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Lori Loughlin Finally Has a Trial Date in College Admissions Scandal

Updated Feb. 27, 2020, 1 p.m. ET:

Lori Loughlin and Mossimo Giannulli will face trial starting October 5 in Boston, Deadline reports. U.S. District Judge Nathaniel Gorton said he expects the matter to be “completed well before Thanksgiving,” so the couple should expect to be sentenced before the end of 2020.

This week, Loughlin and Giannulli’s lawyers claim to have found “exonerating” evidence that proves the couple believed they were making a legitimate donation when they paid William Singer to help their daughters get into USC. The defense has also claimed that the government intentionally withheld this evidence, but the prosecution has dismissed both claims.

If convicted on all charges, the Full House star and her husband face a maximum of 50 years in prison (each), plus millions of dollars in fines.

While Felicity Huffman has already been to prison for her involvement in the college admissions scandal, Lori Loughlin’s trial is still looming. On Tuesday, prosecutors in the case against the former Full House star released 480 pages of emails, transcripts of calls, and financial and academic records pertaining to the scam run by William “Rick” Singer. Among those papers are emails between Loughlin’s husband, Mossimo Giannulli, and both Singer and a USC official that make it pretty hard to believe neither Loughlin nor Giannuli knew what was going on.

Currently, Loughlin and Giannulli have been accused of paying $500,000 to Singer for their daughters’ admission to USC as athletic recruits for the crew team. Fox News reports that their lawyers have argued the couple thought their payment was a legitimate donation to the university — but newly released emails suggest otherwise. When a USC official approached Giannulli offering to “flag” his daughter’s application, the Mossimo founder more or less sent them packing.

In other words: Giannulli had the opportunity to speak with “legitimate” USC officials and offer a donation in exchange for, at the very least, a guarantee his daughter’s application would be read in full. “It’s been a while and fall has now arrived so I just wanted to check in and see if your daughter is continuing with the admissions process at USC,” the USC official wrote in 2016. “Please let me know if I can be at all helpful in setting up a 1:1 opportunity for her, customized tour of campus for the family, and/or classroom visit? I’d also be happy to flag her application.”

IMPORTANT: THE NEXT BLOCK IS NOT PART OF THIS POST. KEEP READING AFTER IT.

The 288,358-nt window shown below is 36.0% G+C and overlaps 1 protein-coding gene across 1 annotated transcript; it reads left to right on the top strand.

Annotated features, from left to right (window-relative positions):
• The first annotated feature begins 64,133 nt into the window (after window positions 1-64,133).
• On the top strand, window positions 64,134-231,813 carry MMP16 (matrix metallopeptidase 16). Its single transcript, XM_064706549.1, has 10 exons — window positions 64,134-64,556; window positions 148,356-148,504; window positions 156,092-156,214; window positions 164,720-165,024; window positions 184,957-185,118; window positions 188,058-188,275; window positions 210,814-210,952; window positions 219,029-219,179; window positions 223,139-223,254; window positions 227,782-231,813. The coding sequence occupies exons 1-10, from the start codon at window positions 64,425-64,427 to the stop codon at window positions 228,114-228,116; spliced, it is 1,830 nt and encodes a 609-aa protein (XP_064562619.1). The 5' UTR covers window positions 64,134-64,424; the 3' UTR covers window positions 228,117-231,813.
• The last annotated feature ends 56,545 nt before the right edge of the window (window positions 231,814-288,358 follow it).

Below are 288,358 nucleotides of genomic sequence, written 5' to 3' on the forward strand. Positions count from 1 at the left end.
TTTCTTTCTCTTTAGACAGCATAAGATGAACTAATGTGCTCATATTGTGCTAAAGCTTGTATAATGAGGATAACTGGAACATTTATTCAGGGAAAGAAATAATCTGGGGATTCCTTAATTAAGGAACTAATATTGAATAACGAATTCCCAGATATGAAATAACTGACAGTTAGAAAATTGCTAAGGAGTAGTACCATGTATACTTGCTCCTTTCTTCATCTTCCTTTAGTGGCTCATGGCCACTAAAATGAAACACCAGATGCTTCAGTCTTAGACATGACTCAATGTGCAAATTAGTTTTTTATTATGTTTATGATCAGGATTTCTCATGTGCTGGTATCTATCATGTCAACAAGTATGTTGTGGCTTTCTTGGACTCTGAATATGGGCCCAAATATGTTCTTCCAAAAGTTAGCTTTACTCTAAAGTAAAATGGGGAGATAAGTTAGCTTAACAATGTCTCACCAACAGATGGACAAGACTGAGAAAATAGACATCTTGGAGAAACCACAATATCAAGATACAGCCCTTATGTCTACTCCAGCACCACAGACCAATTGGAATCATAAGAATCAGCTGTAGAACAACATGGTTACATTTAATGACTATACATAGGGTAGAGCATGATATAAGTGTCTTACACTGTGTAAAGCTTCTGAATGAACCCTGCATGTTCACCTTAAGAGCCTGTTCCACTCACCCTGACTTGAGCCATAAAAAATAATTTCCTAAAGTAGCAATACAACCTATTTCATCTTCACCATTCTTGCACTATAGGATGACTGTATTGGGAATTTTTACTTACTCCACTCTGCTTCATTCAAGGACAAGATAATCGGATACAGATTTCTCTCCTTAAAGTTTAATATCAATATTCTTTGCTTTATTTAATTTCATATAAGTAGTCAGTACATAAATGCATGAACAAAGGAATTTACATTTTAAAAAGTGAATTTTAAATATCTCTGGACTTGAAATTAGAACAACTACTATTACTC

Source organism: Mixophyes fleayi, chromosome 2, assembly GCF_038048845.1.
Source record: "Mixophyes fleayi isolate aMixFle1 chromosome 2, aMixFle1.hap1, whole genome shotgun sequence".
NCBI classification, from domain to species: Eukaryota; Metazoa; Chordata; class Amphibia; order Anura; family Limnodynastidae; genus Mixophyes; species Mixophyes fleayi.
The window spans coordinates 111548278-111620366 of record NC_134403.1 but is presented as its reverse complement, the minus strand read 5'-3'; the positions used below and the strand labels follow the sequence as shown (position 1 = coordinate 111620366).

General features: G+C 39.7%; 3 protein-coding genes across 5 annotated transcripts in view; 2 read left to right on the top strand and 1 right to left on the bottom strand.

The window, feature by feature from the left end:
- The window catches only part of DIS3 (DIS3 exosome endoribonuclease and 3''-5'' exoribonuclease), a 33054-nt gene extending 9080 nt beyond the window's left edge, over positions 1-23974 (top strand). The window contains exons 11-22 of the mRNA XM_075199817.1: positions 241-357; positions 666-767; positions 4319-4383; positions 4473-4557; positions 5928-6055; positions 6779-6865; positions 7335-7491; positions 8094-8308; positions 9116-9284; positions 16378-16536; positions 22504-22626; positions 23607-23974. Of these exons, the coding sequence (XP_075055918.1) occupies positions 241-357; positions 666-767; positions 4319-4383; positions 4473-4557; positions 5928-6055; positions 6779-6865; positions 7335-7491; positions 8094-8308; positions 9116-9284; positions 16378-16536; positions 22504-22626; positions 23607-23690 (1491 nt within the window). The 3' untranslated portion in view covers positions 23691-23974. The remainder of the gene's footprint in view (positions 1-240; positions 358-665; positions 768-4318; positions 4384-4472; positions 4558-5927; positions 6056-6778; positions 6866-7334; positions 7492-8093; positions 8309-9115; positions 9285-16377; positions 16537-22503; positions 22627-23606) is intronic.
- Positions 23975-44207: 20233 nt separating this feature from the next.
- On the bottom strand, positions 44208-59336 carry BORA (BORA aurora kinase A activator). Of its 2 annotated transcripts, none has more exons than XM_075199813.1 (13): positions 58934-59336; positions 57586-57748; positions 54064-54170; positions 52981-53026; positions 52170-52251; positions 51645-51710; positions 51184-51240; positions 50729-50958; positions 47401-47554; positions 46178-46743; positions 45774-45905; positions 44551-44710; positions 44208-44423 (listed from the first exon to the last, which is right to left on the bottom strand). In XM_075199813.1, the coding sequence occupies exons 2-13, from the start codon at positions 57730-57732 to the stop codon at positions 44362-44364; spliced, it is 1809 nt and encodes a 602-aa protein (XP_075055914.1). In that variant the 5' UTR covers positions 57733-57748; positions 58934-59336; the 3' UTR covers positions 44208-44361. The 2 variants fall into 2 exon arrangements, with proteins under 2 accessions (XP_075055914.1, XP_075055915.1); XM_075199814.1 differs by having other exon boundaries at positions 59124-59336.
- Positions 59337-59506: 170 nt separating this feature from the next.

“Thanks so much, I think we are squared away,” Giannulli wrote back. That night, he forwarded the email exchange to wife Loughlin: “The nicest I’ve been at blowing off somebody,” he wrote.

During the same time period that he was emailing this USC official, Giannulli was engaged in a back-and-forth with con artist Singer. The emails released Tuesday show Singer requesting “a picture with her on an ERG [rowing machine] in workout clothes like a real athlete” from Giannulli and later confirmed: “Got it all. Profile is being made as a coxswain and USC is awaiting my packet with the transcript, test scores and profile.”

Loughlin and Giannulli have submitted a not guilty plea for conspiracy to commit fraud, money laundering, and bribery. Unlike Huffman, who pleaded guilty in exchange for a reduced sentence, these two could be facing the full penalty for their charges, up to five years in prison and a $250,000 fine. Loughlin and Giannulli hoped these newly released emails from USC would help their argument, showing that the school itself had hinted to a connection between likelihood of admission and giving a donation and that the couple reasonably believed their own payment was going through similar channels.

But the couple’s rebuff of the university official is being read in a different light by the prosecution, who reads this as a clear attempt to dodge legitimate channels. Loughlin’s case will have a status conference on Jan. 17 to establish a timeline going forward. The official trial date for Loughlin and Giannulli has not yet been set.

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